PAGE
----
In high school & college I was a competitive debater. I wasn’t naturally well-spoken and quick on my feet. I think almost entirely in pictures, so it was difficult for me to translate those images into coherent ideas that are easy to understand in words.
With that background, I absolutely love watching live debates; especially debates that matter.
Recently the two main party nominees squared off for the first presidential debate of the 2016
circus election cycle. At the end of the debate, there was a clear winner.
Who was it?
Turns out, it was the person you believed would win it before it ever began.
Like most interesting quirks of the mind, how things play out after an event are often more interesting than the event, itself. Nowhere is this easier to see than the fallout from the debate.
If you’ve talked with more than 10 people about the debate, you should have seen first hand how two people can go through the same experience, and come out with completely different beliefs about what happened.
As soon as the nominees wrapped up, you knew beyond a shadow of a doubt that Hillary won the debate. The guy sitting next to you at the bar felt exactly the same way. . . about Trump.
And it’s interesting to note; he has the exact same level of certainty about Trump’s “undeniable” win, as you do Hillary.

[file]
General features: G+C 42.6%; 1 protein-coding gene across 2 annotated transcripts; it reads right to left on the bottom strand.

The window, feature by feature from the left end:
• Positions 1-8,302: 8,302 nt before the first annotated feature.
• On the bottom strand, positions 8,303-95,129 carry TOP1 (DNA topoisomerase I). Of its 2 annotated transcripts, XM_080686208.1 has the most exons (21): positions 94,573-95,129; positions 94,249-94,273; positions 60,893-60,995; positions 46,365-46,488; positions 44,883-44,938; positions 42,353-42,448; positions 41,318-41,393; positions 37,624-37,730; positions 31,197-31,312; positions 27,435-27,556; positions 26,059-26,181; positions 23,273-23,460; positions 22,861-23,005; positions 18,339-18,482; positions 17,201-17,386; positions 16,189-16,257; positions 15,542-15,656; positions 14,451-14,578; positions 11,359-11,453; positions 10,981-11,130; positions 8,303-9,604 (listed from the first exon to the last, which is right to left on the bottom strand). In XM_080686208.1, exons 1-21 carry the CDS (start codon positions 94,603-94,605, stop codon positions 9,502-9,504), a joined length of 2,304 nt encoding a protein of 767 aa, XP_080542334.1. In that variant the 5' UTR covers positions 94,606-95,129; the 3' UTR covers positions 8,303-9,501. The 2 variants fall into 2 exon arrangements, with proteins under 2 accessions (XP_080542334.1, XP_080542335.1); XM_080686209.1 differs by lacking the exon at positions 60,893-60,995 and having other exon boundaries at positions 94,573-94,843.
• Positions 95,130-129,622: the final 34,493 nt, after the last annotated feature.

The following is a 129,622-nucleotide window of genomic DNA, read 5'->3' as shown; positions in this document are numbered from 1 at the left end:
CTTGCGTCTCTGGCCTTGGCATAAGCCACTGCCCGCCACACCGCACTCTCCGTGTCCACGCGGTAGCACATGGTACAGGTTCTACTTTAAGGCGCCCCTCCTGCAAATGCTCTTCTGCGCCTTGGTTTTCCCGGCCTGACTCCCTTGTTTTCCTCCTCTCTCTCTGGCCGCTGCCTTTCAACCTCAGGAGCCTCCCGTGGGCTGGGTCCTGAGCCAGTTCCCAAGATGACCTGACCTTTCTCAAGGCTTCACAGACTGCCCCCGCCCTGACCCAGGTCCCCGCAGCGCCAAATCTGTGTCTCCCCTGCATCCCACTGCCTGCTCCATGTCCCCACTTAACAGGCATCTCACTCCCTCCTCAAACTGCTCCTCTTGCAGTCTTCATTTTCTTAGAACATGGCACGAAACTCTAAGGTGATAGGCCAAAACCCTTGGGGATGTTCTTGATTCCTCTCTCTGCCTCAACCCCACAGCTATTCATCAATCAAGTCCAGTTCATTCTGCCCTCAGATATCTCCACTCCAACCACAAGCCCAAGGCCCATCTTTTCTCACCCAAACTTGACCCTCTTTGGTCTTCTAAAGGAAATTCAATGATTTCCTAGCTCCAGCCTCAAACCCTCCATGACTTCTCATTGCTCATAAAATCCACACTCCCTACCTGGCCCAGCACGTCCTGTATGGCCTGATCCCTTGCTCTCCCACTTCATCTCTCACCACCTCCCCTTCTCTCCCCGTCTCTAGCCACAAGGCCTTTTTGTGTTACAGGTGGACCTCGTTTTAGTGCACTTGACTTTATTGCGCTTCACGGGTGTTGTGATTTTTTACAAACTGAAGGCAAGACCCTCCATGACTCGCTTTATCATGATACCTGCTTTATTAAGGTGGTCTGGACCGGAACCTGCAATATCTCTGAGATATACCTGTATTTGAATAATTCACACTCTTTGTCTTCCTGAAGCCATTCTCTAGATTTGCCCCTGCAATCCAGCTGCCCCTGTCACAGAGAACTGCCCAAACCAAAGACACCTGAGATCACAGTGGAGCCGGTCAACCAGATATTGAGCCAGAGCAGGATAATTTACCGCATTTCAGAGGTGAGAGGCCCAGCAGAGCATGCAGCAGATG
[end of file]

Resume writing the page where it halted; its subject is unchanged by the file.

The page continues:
How in the world can that be?
A little hiccup in reasoning called “belief bias.”
Belief bias is what happens when someone’s beliefs, personal values, prior knowledge/experience colors the reasoning process to be more accepting of invalid arguments or information.
Those beliefs act as a preventative filter for any kind of information that would disrupt the world view that’s working just fine, thank you. Why would I do anything different?
A completely rational person would be able to take in all points made, evaluate claims, and come to a conclusion based solely on that data.
But we’re not completely rational people. Our fuzzy logic & slippery pre-conscious brain processes get in the way.
We interpret experiences so they support what we believe already.
Show me one person who changed their mind after the debates. . .
Can’t do it?
You have the belief bias to thank!
(and be scared of.)